Wirkung kurzer Belastungsspitzen auf die Kleinlebewesen der Flusssohle
The concentration of pollutants from the sewer system at the beginning of a rain event can be high enough to cause a fish kill in the receiving river. It is known from toxicological tests that for fish, un-ionized ammonia (NH3) perhaps combined with low oxygen concentration, can be the main lethal factor. But only very little is known about the effect of short-term pollutant pulses on the benthic macroinvertebrates.
With short-term experiments in laboratory channels the effects of high NH3- and low O2-concentration (separately and in combination) on larvae of four different insect species were tested.
For each experiment the channels were stocked with natural substrates from a river and 50 to 200 larvae of Baetis fuscatus, Ecdyonurus dispar, Ephemerella ignita (Ephemeroptera) and Leuctra sp. (Plecoptera). Each experiment lasted five hours. Peak concentrations of NH3 and O2 were reached within one hour and kept constant for one hour. Minimum concentrations of O2 were 2.67, 1.63 and 1.19 mg/l. Maximum concentrations of NH3 were 13.12, 18.55 and 28.03 mg/l where the O2-concentration was unaltered and 14.61, 16.40 and 30.37 mg/l where oxygen was reduced to 2.80-2.85 mg/l.
In all experiments the behaviour of the animals was a far more sensitive parameter than drift and mortality, since it was affected long before some effect in drift or mortality became evident. It is proposed that NH3 damages the cerebral system of the insect larvae as it is known for fish. Oxygen concentrations below 2 mg/l increased drift, mainly in those species where drift is a normal behaviour (i. e. B. fuscatus and E. ignita). Mortality was not significantly altered. The effect of un-ionized ammonia was exactly opposite: Mortality increased strongly with increasing NH3-concentration whereas drift hardly changed. Low O2-concentration intensified the effects of NH3, which can be explained by the fact that the cellular defensive reactions against NH3 are very oxygen consuming and therefore less effective under limited oxygen supply.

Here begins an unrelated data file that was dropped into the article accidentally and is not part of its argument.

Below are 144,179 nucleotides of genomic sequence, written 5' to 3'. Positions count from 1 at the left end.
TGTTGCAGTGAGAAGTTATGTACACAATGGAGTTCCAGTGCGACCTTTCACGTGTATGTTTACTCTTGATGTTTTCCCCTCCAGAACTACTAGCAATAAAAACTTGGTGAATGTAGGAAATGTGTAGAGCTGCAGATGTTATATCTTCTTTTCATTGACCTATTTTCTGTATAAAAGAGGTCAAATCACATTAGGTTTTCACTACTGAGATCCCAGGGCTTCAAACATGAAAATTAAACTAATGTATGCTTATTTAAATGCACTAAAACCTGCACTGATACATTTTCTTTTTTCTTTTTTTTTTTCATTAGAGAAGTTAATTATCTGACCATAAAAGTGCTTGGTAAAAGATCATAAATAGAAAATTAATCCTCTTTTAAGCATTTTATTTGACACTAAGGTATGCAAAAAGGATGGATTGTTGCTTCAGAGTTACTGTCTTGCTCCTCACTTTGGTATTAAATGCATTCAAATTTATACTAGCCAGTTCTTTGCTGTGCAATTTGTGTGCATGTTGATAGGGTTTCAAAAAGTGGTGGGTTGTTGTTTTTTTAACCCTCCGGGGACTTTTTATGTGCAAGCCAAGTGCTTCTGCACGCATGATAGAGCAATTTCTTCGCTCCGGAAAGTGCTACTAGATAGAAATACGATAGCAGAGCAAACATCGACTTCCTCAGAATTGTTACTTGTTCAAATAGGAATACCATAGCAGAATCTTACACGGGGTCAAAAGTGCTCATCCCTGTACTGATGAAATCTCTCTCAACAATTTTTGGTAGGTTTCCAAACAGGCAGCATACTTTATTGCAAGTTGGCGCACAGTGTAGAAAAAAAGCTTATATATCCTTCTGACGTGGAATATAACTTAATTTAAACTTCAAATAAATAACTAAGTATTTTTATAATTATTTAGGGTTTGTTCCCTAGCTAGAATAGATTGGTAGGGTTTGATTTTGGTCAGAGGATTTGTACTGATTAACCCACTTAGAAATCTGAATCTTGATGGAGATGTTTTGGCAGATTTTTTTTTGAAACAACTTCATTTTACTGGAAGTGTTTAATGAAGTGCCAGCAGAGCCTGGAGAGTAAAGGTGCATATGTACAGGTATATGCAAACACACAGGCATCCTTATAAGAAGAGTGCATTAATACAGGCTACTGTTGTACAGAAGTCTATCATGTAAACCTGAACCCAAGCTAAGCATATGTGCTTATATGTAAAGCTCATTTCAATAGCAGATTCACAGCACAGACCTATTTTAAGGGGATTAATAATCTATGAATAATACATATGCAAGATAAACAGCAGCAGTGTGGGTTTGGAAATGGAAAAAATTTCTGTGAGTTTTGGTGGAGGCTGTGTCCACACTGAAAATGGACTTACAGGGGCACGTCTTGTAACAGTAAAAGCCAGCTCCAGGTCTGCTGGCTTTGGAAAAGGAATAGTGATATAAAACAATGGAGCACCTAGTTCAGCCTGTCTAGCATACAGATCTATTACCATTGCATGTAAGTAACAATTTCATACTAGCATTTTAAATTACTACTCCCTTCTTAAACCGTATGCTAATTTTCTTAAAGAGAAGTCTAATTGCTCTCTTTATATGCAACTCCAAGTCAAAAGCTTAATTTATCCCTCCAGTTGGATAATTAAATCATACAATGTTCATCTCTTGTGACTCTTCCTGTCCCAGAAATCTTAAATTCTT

Some reactions to high NH3 were identical to those to low oxygen (e. g. E. dispar ventilates its gills). This indicates that un-ionized ammonia affects the respiration system of the animals, either by inhibiting the cellular metabolism or by decreasing the O2-permeability of the cell membranes.
Compared to fish it can be concluded that the investigated macroinvertebrates are much less sensitive to high ammonia or low oxygen concentration peaks. Hence, if one succeeds with water pollution control measures so as to prevent the killing of fish it is likely that also the demands of the benthic macroinvertebratcs upon their habitat will be satisfied.
While planning wet weather pollution control measures for the future, we should take into account the requirements of the affected ecosystem. Concentration calculations of different compounds with the aid of models can help to identify problems and to focus on useful measures. An example is included for the assessment of the NH3 problem in a receiving water due to overflow events. Chemical and biological investigations in the receiving river are necessary to calibrate and verify the models. The benthic organisms react as «integrators» for pollution effects and therefore can give us additional information. Before general instructions for the assessmenl of the wet weather situation by means of the affected biocoenosis can be given, a lot more work on this topic has to be done.